Tuesday, December 08, 2015

 

The Course Release Conundrum


“Significant numbers of faculty aren’t teaching full loads!”

Assuming that’s true, what does it mean?

By itself, almost nothing.  I’d want to know what they’re doing, instead.

If they’re getting free time to sip fruity drinks with umbrellas in them during the week, then yes, storm the barricades.  A full-time job should be, well, full-time.  And yes, there have been cases of people abusing leave -- whether as course release, sabbatical, or some other form of leave -- for their own reasons.  It can happen.

But most of the time, course releases (or “reassigned times”) are ways of getting other work done.  The public just doesn’t know that.

Yesterday’s story about course releases at the University of Missouri led to a series of comments about them being a symptom of the pathologies of research universities.  They aren’t.  Course releases aren’t unique to the research university world.  In the community college world, they aren’t given for research, but they are given for other time-consuming things of value to the institution.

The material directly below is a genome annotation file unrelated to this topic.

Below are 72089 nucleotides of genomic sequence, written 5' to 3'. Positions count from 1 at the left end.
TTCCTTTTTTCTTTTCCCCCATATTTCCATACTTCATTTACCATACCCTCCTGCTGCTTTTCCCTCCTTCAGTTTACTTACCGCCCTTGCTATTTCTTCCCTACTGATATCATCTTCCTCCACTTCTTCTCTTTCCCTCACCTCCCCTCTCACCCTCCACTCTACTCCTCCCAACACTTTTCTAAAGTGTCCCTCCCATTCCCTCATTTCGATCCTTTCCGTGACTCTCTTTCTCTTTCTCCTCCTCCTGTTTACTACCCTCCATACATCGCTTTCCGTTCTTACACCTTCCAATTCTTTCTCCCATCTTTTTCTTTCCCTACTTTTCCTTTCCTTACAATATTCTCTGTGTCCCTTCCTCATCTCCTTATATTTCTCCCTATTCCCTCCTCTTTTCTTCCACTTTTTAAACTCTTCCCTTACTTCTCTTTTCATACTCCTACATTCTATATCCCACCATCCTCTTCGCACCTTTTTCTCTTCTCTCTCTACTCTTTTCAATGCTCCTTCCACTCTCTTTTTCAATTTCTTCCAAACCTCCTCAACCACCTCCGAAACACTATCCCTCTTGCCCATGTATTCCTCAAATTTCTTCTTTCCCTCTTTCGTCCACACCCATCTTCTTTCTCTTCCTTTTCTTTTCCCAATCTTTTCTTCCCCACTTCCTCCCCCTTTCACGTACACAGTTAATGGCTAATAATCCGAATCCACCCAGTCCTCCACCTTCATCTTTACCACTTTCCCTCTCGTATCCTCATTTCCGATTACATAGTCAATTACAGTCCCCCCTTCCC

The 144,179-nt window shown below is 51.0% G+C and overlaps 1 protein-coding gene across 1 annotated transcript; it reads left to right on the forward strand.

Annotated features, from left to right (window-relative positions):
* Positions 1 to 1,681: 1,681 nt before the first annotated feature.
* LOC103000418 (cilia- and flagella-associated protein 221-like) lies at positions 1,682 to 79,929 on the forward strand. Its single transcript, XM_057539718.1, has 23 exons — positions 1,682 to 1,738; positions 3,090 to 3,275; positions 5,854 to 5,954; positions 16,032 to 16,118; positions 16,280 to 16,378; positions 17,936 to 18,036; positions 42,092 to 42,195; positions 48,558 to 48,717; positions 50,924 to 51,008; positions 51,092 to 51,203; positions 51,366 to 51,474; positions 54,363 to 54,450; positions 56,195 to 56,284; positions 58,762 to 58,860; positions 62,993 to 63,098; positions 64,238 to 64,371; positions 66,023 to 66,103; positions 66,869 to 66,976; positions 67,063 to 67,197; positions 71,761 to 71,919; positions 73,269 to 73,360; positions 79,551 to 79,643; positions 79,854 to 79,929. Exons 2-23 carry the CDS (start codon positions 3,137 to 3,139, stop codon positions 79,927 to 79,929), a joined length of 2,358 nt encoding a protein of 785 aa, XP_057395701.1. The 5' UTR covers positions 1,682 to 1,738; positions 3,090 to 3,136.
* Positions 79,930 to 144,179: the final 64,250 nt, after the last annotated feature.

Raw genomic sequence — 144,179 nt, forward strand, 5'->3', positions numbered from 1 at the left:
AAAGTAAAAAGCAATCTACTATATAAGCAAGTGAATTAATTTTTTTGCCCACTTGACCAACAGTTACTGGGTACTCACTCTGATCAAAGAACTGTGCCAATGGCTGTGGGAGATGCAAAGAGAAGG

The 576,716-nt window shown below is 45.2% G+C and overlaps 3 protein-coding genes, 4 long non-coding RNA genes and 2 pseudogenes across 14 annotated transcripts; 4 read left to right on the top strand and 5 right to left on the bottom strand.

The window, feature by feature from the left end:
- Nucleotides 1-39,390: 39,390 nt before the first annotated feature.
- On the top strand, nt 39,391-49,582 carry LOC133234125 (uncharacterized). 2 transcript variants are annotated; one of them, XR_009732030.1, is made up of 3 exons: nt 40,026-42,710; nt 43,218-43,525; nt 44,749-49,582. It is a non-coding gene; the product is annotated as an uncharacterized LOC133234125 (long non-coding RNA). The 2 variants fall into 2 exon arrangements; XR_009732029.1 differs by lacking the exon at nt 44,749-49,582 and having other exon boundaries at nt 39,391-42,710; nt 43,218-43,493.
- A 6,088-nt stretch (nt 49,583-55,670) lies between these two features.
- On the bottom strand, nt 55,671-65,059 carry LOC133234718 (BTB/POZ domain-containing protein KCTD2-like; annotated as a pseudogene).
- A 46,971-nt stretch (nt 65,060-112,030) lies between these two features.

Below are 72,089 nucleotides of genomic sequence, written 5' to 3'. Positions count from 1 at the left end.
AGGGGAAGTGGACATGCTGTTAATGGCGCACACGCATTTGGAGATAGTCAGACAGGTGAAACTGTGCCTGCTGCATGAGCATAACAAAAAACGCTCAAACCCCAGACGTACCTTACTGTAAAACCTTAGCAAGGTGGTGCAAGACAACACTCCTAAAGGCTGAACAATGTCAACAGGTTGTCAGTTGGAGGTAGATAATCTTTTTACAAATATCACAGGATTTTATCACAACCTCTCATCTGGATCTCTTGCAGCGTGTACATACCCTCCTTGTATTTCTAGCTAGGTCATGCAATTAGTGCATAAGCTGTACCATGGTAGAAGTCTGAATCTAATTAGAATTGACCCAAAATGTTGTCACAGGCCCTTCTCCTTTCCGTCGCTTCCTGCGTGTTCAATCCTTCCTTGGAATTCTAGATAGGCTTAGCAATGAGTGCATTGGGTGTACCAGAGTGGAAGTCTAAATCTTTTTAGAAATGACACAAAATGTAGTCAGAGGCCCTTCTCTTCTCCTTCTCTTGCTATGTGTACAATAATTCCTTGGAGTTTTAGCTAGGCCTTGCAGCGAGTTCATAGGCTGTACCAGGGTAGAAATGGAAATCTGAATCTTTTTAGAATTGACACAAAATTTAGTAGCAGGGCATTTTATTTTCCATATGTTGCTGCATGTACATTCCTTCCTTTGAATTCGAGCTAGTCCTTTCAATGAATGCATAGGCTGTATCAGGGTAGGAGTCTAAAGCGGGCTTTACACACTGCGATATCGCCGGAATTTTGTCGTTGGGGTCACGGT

For example, department chairs routinely get teaching reductions.  They get that in exchange for their work with adjuncts, assessment, budgeting, logistics, and the rest of it.  Those tasks take time, and that time has to come from somewhere.  Paying someone else to pick up a class or two is far cheaper than hiring another full-time administrator to do those things.  Grant-funded programs often pay for adjuncts to cover course releases for faculty to work on the project for which the grant was funded.  There’s nothing sinister about that, and nobody is loafing; it’s simply making room for new tasks.

That said, I’ve noticed some issues with course releases over the years.

First, the name is misleading.  They should be called “course substitutions.”  “Release” implies that the recipient is getting something for nothing; in fact, the recipient is picking up a new task in exchange for giving up a previous one.  Misnaming them can lead low-information outsiders to jump to unhelpful conclusions.  Which they do.

Second, for whatever reason, course releases are incredibly hard to “get back” once given.  That shouldn’t be true, but it is.  I once had an otherwise-intelligent professor tell me with a straight face that he had worked far more than his course release suggested, and that in choosing not to renew it, I was increasing his workload.  I told him either claim could be true, but not both.  He literally did not see the contradiction.  The fetishization of “releases” isn’t limited to low-information outsiders.

Third, they rely on adjunct labor, with all that implies.

Fourth, they can introduce issues with evaluations.  When evaluation criteria are based on teaching, but twenty to forty percent of the load has been switched to other tasks, it’s easy to create a de facto blind spot.  That’s theoretically easy enough to get around, but in practical terms, it can happen.